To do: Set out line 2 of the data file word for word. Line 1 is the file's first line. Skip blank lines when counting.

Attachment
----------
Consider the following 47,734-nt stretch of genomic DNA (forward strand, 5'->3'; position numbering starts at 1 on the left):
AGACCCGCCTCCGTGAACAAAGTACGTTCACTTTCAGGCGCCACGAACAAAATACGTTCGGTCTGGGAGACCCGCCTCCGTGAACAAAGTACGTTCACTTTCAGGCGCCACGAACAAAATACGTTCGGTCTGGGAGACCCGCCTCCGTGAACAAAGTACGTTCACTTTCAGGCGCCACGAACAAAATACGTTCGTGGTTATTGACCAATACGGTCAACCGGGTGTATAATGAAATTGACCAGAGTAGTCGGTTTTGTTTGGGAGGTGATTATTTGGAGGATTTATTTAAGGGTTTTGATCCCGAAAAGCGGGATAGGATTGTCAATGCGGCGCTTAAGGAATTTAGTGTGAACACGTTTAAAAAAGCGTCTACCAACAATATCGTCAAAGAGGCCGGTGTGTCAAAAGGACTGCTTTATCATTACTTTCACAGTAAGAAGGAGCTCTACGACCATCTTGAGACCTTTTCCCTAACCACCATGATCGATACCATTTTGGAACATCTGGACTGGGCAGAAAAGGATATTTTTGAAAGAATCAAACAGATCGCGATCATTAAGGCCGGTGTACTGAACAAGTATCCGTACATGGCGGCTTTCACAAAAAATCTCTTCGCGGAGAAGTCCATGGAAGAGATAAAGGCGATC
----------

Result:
AGACCCGCCTCCGTGAACAAAGTACGTTCACTTTCAGGCGCCACGAACAAAATACGTTCGGTCTGGGAGACCCGCCTCCGTGAACAAAGTACGTTCACTTTCAGGCGCCACGAACAAAATACGTTCGGTCTGGGAGACCCGCCTCCGTGAACAAAGTACGTTCACTTTCAGGCGCCACGAACAAAATACGTTCGTGGTTATTGACCAATACGGTCAACCGGGTGTATAATGAAATTGACCAGAGTAGTCGGTTTTGTTTGGGAGGTGATTATTTGGAGGATTTATTTAAGGGTTTTGATCCCGAAAAGCGGGATAGGATTGTCAATGCGGCGCTTAAGGAATTTAGTGTGAACACGTTTAAAAAAGCGTCTACCAACAATATCGTCAAAGAGGCCGGTGTGTCAAAAGGACTGCTTTATCATTACTTTCACAGTAAGAAGGAGCTCTACGACCATCTTGAGACCTTTTCCCTAACCACCATGATCGATACCATTTTGGAACATCTGGACTGGGCAGAAAAGGATATTTTTGAAAGAATCAAACAGATCGCGATCATTAAGGCCGGTGTACTGAACAAGTATCCGTACATGGCGGCTTTCACAAAAAATCTCTTCGCGGAGAAGTCCATGGAAGAGATAAAGGCGATC